Note: Unfortunately Coca Cola have now taken down their web pages for the 2012 Olympics, so we have had to remove many of the links from this article.
“Anywhere in the World”, a Mark Ronson-produced dance track featuring the most distinctive sounds of six Olympic sports: Sprinting, Table Tennis, Archery, Hurdles… and Tae Kwon Do!
Ronson has been travelling the globe, taping microphones to athletes’ legs, arms and chests, trying to make music from all the sweat and exertion.
Take British table tennis ace Darius Knight. He has a “very unusual grunt”, Ronson told the Associated Press. “Sometimes he uses it to put off his opponents, and sometimes it is a sound of victory – to me it sounded like James Brown, so I knew I would use that.”
Ronson has hijacked further sounds from Singapore archer Dayyan Jaffar, American hurdler David Oliver, and Mexican taekwondo expert María Espinoza “kicking the crap out of somebody”. There is also the ragged panting of Kseniya Vdovina, a Russian runner, catching her breath at the end of a sprint. “I knew the breath was going to be an important sound,” Ronson said. “The emotion I felt after hearing like that – I wanted to put that in a track.”
So what’s all this got to do with ear training? Well, we think this is a superb project to delve into and hone your ear! For example:
- Use the track as an exercise in active listening: Listen carefully, eyes shut, and try to pick out all the different sound effects and percussive sounds used. Can you tell which sports they’re from?
- Learn about sound effects and recording sound: We’ll give you some starting points for exploration below
- Use the interactive apps provided to explore the possibilities: The “Create My Beat” web app and “My Beat Maker” iOS app both let you experiment with the sounds
First: Listen Close
We’d really recommend starting by just listening to the track. Play the video below – but don’t watch! Close your eyes and listen carefully. What can you hear?
Once you’ve listened through a couple of times, play it again but this time watch the video. You’ll get some clues as to where the various sounds come from! Then read on to find out more…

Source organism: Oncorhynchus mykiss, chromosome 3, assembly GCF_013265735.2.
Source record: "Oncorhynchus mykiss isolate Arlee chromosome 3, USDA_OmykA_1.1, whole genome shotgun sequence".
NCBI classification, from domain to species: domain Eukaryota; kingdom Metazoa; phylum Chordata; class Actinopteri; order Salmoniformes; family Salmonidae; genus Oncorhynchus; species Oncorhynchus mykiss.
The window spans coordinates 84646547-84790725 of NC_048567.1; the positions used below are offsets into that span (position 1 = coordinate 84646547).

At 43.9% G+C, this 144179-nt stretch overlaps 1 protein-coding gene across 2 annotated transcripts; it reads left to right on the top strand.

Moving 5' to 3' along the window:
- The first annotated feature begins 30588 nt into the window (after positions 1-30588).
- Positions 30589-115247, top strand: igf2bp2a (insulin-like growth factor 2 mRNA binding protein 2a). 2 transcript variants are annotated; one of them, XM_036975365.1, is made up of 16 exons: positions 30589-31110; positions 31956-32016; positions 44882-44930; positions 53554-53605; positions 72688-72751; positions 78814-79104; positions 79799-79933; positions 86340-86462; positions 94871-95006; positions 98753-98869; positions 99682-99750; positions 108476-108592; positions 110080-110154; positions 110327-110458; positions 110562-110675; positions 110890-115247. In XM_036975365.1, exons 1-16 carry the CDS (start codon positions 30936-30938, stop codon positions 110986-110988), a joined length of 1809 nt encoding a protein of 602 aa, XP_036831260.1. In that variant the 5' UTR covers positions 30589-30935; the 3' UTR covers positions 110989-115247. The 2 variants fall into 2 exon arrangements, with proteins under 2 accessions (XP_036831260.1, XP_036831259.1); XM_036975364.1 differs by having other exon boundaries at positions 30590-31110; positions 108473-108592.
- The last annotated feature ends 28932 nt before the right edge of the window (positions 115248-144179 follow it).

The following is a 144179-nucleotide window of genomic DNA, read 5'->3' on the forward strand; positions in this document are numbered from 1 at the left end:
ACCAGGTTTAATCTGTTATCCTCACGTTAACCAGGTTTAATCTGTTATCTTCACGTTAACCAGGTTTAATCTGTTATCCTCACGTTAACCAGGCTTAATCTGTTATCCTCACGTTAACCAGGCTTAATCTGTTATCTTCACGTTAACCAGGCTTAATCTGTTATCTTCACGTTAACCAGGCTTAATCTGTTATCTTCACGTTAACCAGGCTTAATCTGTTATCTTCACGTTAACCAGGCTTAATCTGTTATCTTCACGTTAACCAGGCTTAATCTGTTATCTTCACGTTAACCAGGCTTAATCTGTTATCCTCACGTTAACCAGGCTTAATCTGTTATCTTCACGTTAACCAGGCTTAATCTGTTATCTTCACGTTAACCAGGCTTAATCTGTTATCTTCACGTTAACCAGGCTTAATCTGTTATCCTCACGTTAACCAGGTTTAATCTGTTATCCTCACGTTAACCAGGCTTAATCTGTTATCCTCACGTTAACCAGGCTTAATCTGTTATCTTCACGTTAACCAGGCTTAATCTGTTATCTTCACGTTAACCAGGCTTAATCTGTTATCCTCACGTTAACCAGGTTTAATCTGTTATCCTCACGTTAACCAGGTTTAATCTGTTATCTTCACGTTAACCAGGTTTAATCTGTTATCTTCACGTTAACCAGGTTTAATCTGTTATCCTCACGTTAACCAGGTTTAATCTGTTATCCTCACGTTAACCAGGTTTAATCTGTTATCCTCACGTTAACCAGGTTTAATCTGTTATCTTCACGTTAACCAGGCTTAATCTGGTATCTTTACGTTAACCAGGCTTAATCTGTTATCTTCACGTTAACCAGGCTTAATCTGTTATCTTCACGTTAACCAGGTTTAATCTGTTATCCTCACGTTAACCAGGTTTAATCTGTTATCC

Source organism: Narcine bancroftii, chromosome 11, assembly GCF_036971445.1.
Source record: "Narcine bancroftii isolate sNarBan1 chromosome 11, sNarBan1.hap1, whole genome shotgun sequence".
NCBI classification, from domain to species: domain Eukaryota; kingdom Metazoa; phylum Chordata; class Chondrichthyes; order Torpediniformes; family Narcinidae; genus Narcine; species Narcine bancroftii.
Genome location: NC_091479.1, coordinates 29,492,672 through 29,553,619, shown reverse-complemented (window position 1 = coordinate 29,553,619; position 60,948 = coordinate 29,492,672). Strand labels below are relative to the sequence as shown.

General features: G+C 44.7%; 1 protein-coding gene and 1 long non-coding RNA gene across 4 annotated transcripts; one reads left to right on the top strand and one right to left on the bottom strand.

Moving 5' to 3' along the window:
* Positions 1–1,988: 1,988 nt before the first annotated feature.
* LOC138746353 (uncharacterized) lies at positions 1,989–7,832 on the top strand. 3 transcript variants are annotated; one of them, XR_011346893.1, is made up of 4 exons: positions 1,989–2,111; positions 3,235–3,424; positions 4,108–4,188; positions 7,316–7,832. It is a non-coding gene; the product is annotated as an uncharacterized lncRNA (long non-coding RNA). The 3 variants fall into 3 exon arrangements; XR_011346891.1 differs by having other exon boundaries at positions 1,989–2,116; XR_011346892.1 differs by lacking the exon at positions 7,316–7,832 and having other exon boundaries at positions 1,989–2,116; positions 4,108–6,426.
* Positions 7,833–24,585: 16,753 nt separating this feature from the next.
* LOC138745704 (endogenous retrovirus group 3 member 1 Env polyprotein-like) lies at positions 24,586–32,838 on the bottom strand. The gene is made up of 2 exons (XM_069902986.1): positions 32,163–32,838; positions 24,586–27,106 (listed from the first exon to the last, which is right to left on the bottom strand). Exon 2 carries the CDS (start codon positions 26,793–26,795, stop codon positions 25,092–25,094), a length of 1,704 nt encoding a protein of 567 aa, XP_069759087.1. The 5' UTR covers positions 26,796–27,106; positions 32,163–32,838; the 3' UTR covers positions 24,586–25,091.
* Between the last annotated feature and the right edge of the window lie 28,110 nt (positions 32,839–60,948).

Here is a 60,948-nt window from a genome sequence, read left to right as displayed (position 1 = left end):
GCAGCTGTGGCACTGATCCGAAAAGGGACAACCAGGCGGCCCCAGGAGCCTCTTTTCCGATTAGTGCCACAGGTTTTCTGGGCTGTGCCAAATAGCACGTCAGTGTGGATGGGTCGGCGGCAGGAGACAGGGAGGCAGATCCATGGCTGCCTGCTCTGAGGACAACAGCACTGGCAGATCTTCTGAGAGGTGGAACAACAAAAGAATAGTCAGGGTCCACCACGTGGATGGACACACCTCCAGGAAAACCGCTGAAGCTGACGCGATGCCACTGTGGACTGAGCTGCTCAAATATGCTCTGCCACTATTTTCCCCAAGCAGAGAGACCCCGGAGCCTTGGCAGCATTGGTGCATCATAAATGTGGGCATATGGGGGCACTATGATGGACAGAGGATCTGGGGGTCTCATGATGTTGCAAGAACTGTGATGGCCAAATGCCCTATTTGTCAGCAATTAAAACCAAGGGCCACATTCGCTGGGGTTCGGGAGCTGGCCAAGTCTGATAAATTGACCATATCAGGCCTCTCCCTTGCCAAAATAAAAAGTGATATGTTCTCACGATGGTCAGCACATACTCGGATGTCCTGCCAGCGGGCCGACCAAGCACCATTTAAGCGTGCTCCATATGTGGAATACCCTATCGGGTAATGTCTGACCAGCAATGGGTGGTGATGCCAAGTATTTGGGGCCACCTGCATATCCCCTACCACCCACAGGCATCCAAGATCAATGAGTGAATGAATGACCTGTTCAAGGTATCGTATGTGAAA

You can learn more about how Mark Ronson approached the challenge of making music to live up to the sporting splendour of the London 2012 Olympic Games, including input from sports sound expert Dennis Baxter on how he dissects each sound into its key components in this great documentary:
Basically what I try to do is to break down the individual elements of the sound — so the runway, the springboard, the actual vault itself, and the landing.
You can also follow Mark’s Journey of making the track on the Coca-Cola website.
The official Coca-Cola website for the project features a fun “Create My Beat” app where you can pair up a sport and a musical genre to create your own custom mix.
There’s also an iPhone app where you can create your own remix: “Bust out your own loops and beats based on the official Coca-Cola anthem for the London 2012 Olympic Games: Mark Ronson featuring Katy B’s “Anywhere in the World”, just from the motion of your phone.”
See it: Live and in person
Not content with an original track and multiple remixing apps, Coca-Cola also funded the “Beatbox 2012” installation in the Olympic Park:
“Our idea for the pavilion was to take Mark’s track and turn it into a 200-meter visitor journey spiraling up to a rooftop view of the Olympic Park”
See it in action:
We’re not sure how long the Beatbox will be around, but if you’re based in London (or just visiting) and can get into the Olympic Park, we’d highly recommend having a play in person!
It’s easy to get caught up in all the sporting hype surrounding the Olympic Games, but let’s not forget what’s truly important: Music and ear training!
… just kidding! Congratulations and huge respect to all the athletes competing at the London 2102 games, and the fantastic organisation which has made it all possible. And thanks to Coca-Cola for providing such a rich musical project for us ear training enthusiasts!